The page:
Hi APC! My name is Lidia Solomon, and I’m a 17-year-old from North Carolina. My race is black though I identify more with my Eritrean nationality ( barely any people know this country exists sadly )
The piece I’m submitting was an independent writing project my AP Lang teacher asked my class to write. I chose to write a poem and I knew I wanted it to be about something I was really passionate about. Trying to figure out which passion of mine I would want to write about wasn’t that hard. I like to watch spoken word videos on Youtube and the day this project was assigned I went straight home and watched one; it was about the inequality that black people face in America and immediately I knew I wanted that to be the subject of my poem. I started writing it right after the video ended and after 45 minutes I was finished. But then… I read my poem to my dad and he hated the ending. He told me that my generation has the power to change this issue and that I need to change the ending to a more motivational note… so I did, here it is.
i come from a home where the whites are praised and the blacks are held at a lower gaze, being told to see how the white man functions, what moves does he make, how does he get his life to be so great, well, it helps that he runs the game.
while he’s on top the black man crumbles, he wonders why, looks up to the sky, and then…he sees him – the white man in the sky, and no it ain’t Jesus cause Jesus was never white.
it was his oppressor, the one who runs the game. the game in which i’m forced to play twice as hard just to get what he would get if he didn’t try at all.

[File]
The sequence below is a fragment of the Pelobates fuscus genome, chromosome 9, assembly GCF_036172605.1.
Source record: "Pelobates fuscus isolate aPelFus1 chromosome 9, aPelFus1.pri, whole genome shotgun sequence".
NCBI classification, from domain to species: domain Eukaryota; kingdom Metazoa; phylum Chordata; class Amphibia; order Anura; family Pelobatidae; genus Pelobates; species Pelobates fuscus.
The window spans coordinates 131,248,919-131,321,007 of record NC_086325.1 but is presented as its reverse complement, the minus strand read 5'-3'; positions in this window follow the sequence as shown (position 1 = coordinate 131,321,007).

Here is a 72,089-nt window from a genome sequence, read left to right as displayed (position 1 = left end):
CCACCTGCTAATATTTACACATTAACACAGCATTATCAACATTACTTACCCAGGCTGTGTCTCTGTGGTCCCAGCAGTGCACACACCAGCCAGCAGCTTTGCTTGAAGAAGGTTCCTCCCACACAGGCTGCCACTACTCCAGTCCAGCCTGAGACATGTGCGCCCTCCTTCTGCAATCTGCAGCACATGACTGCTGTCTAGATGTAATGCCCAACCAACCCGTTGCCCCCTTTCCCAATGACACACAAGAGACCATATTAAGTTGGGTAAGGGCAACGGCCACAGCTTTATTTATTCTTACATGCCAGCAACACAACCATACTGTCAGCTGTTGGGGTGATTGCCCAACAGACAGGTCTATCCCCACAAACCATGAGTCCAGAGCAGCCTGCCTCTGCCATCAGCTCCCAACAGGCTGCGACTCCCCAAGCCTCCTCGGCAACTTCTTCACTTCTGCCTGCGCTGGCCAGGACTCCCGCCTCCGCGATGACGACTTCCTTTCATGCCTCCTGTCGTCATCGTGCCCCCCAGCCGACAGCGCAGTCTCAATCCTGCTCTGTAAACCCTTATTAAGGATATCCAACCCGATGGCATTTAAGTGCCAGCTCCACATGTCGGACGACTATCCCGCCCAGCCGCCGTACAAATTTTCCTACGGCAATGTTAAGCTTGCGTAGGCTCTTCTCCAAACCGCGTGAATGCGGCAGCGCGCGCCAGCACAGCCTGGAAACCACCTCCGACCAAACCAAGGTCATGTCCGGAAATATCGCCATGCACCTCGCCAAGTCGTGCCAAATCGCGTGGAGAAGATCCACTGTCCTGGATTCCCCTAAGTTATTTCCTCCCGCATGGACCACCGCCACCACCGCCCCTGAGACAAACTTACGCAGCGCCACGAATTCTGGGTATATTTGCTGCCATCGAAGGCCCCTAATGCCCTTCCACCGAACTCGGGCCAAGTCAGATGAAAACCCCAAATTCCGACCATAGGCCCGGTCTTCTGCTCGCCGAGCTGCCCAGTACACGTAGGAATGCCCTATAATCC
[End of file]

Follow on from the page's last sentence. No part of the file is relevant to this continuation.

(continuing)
see, i come from a home where the whites are praised and the blacks are held at a lower gaze and because of this i often felt like i didn’t know my place.
did i not deserve the same freedoms of my white friends?
did i not deserve the same treatment though i’m dark skinned?
do i not deserve to feel protected by my police force instead of this sheer terror i feel when i hear those sirens coming close
yes, sadly, i have to say
i come from a home where the whites are praised and the blacks are held at a lower gaze
but this is something i think outta be changed
we need to love one another, not despite but because of our skin color. no matter our religion or our beliefs, throw out the window all the misconceptions you have perceived,
so one day i can gladly say…
i come from a home where everyone is equal and best believe that ain’t ever gonna change
The home I’m referring to is obviously America but also the East African household I was raised in. People don’t talk enough about the fact that a lot of Africans look down on Black people in America. Growing up my parents would tell me to work hard to be in a position that white people tend to usually be in—having a good job, good salary, good house, good morals. If they ever talked about Black people in America they would always be painted in a negative light. Everybody knows (at least I hope they do ) that America treats and views black people in a negative light but I want people to also know that it’s not just a white vs. black issue. It’s not just white people who have biases.
Because I was raised being told that I was Eritrean, that’s how I defined myself. Never in my family did we describe ourselves as black, because we didn’t focus on race but rather nationality and the culture that comes with it. So as I got older it was hard for me to relate to African-American people who weren’t my nationality; I was disconnected from my race so as a result, I was disconnected from them. It wasn’t until I ventured beyond the walls of my house and my parents’ influence that I began to feel connected to both my race and my nationality. Africans, especially East Africans, tend to go through the same journey I went through because race wasn’t even brought up in their family, their culture was. But at the end of the day, the whole idea of “race” was created to divide us; we all come from the motherland. Black is beautiful, black comes in different shades and different nationalities. Black is smart, black is determined, black is excellence.